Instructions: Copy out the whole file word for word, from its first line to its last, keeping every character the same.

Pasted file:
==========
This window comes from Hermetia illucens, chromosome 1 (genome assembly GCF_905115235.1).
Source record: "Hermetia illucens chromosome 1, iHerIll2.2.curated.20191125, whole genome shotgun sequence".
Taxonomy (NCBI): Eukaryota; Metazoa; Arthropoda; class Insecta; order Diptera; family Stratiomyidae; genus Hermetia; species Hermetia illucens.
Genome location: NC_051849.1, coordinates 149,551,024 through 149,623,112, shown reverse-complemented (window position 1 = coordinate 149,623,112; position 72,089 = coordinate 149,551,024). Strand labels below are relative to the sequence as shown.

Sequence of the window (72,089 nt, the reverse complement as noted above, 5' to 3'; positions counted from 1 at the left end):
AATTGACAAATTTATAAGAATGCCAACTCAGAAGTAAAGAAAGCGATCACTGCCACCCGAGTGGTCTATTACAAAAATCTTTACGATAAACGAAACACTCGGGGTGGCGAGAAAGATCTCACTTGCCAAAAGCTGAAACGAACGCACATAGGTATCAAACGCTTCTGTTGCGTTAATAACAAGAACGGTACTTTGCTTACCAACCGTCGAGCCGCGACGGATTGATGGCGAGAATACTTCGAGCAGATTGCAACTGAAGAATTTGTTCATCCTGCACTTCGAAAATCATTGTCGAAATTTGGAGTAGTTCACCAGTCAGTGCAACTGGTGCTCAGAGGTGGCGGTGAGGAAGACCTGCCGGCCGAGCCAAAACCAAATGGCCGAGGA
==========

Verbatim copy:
This window comes from Hermetia illucens, chromosome 1 (genome assembly GCF_905115235.1).
Source record: "Hermetia illucens chromosome 1, iHerIll2.2.curated.20191125, whole genome shotgun sequence".
Taxonomy (NCBI): Eukaryota; Metazoa; Arthropoda; class Insecta; order Diptera; family Stratiomyidae; genus Hermetia; species Hermetia illucens.
Genome location: NC_051849.1, coordinates 149,551,024 through 149,623,112, shown reverse-complemented (window position 1 = coordinate 149,623,112; position 72,089 = coordinate 149,551,024). Strand labels below are relative to the sequence as shown.

Sequence of the window (72,089 nt, the reverse complement as noted above, 5' to 3'; positions counted from 1 at the left end):
AATTGACAAATTTATAAGAATGCCAACTCAGAAGTAAAGAAAGCGATCACTGCCACCCGAGTGGTCTATTACAAAAATCTTTACGATAAACGAAACACTCGGGGTGGCGAGAAAGATCTCACTTGCCAAAAGCTGAAACGAACGCACATAGGTATCAAACGCTTCTGTTGCGTTAATAACAAGAACGGTACTTTGCTTACCAACCGTCGAGCCGCGACGGATTGATGGCGAGAATACTTCGAGCAGATTGCAACTGAAGAATTTGTTCATCCTGCACTTCGAAAATCATTGTCGAAATTTGGAGTAGTTCACCAGTCAGTGCAACTGGTGCTCAGAGGTGGCGGTGAGGAAGACCTGCCGGCCGAGCCAAAACCAAATGGCCGAGGA